The Ultimate Documentary and Photojournalist Camera: The Leica Q

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Leica may have hit a home run with this one: it’s the Leica Q and it’s everything we’ve been looking for in a documentary/phototojournalism camera. Or at least everything I’ve been looking for.

Best EVF of any camera (3.68 MP), 28mm Summilix f/1.7 lens, touch screen, Wifi and NFC–all this in a magnesium and aluminum body with a full frame 24 MP CMOS sensor. Well, damn.

And even though it comes at a typically higher-than-high, Leica price point, for $4,250 considering that you get a more than capable camera paired with a lens whose 35mm and 50mm equivalents are just as expensive by themselves, it’s something of a bargain.

Me Leica. Me Leica a lot.

Since I try to reduce my camera inventory to those tools that I really enjoy shooting with most, the most likely candidates for dismissal as I figure out how to justify this purchase are my Fuji XT1 with 23mm f/1.4 lens and my Ricoh GRs. The GRs will probably stay because nothing beats them for truly pocketable power but the Fuji is at significant risk of being sold. Hell, the Leica might make me also sell the X100T kit that I’ve grown to love and then it would just be me, the Q with my Olympus system and maybe the GRs. The XT1 satisfied my need for a larger sensor camera than the micro-four thirds format with retro controls that help to focus my photography. The Q does all that without a competing interchangeable lens system. It’s a surprise shot at Fuji diehards from a prestige brand that isn’t really known for cutting edge innovation but the Q seems to be all of that. Hmm.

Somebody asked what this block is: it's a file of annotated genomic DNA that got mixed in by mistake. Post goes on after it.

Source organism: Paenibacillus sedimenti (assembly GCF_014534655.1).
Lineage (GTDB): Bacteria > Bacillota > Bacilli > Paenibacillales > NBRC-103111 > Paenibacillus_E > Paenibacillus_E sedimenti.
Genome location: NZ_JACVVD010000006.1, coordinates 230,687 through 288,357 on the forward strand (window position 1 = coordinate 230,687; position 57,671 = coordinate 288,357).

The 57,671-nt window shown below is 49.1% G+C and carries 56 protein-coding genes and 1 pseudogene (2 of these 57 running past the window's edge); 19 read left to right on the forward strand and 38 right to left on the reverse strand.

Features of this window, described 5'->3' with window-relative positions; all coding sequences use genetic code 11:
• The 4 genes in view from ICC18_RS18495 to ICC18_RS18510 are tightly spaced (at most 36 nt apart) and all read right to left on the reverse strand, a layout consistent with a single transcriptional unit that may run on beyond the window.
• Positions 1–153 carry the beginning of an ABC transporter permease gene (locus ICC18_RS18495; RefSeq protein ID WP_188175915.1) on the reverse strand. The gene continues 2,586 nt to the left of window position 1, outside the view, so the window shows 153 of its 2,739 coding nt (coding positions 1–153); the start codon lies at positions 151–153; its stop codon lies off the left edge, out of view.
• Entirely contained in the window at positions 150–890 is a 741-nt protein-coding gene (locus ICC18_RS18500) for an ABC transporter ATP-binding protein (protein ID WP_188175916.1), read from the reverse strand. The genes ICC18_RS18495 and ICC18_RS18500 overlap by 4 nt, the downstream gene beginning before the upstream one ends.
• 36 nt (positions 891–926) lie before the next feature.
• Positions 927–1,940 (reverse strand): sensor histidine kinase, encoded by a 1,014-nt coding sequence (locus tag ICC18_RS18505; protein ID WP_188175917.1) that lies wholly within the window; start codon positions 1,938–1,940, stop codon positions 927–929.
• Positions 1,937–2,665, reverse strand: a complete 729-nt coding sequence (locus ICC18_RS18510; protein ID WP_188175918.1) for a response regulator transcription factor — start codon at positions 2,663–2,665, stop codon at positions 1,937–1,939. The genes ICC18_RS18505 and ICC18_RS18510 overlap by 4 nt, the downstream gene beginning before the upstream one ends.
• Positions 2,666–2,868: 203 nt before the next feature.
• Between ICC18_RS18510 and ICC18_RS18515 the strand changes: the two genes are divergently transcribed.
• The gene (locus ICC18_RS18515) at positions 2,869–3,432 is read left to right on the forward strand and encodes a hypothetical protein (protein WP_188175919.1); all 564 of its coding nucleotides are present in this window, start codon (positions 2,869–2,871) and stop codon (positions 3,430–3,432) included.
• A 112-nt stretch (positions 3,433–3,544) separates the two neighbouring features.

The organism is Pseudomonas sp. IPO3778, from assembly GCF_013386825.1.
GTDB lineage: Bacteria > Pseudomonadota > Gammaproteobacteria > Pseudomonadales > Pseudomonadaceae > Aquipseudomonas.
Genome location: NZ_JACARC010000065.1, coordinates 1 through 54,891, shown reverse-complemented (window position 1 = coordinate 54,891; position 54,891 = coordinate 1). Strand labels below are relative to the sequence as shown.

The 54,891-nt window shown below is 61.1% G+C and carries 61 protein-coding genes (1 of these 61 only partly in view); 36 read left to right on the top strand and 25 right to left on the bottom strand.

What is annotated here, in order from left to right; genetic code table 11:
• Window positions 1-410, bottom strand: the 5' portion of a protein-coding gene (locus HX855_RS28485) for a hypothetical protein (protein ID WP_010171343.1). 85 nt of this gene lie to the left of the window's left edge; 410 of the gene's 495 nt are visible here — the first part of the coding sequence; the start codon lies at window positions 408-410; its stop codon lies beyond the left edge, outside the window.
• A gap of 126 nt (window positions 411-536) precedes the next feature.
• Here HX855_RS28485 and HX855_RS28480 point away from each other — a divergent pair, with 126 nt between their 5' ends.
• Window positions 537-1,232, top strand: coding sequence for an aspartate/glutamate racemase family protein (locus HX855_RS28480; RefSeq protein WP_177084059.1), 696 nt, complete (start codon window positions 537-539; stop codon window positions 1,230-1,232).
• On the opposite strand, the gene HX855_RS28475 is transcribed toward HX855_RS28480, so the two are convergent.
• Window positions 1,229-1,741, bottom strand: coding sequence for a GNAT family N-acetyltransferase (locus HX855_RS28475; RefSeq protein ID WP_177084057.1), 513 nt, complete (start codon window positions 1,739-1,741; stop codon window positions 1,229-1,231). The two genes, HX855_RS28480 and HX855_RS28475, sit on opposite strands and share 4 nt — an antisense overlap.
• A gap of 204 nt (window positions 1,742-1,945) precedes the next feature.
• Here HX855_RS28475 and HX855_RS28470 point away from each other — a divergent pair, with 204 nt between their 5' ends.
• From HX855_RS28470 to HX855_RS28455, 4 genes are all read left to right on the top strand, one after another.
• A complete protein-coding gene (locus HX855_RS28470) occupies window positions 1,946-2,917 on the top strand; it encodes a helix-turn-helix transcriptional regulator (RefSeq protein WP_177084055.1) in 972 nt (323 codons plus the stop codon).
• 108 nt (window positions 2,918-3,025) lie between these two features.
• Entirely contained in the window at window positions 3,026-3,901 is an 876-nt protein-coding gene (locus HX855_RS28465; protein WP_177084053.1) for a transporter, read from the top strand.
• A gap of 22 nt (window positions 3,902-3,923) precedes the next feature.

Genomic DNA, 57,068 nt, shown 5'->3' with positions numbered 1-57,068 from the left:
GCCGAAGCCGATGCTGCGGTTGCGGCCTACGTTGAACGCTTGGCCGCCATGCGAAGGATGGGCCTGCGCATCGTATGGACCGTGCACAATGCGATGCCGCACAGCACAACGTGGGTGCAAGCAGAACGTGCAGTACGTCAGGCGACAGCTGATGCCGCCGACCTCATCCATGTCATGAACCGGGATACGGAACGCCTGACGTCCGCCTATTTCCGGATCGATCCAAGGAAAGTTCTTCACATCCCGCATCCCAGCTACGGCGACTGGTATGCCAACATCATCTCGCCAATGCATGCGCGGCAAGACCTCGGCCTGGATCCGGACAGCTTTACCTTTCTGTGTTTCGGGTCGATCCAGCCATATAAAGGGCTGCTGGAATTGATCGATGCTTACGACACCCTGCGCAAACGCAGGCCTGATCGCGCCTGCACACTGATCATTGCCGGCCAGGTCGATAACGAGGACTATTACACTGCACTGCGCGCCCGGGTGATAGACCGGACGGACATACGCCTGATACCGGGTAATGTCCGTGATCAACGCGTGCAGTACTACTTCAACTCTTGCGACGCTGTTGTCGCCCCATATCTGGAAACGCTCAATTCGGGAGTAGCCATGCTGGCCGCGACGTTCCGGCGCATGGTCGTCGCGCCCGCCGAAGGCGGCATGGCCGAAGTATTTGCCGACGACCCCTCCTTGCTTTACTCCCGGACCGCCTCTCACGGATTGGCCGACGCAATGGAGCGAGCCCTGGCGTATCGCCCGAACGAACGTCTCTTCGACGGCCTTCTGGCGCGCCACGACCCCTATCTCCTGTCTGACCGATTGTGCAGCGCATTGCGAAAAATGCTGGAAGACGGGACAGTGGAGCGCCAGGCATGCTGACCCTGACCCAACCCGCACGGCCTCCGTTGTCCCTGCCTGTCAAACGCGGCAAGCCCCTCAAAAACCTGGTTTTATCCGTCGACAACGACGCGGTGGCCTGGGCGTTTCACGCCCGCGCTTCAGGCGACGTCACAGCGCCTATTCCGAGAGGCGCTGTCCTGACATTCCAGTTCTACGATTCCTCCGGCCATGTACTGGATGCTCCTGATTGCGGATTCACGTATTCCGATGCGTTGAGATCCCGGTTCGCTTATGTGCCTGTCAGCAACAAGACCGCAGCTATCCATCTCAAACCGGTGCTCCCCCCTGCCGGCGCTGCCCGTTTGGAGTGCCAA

I’ll stop right here and end this post as I’m getting a severe case of Gear Acquisition Syndrome (G.A.S.) that’s best resolved by getting out and shooting. I think I’ll grab the XT1 and renew my appreciation for what I currently have before letting this recent case of gear lust completely overtake me.

This might actually be the Leica for the rest of us. At least the rest of us who are willing to shell out a little over $4K rather than the $10K+ that is typical of the M series.

 

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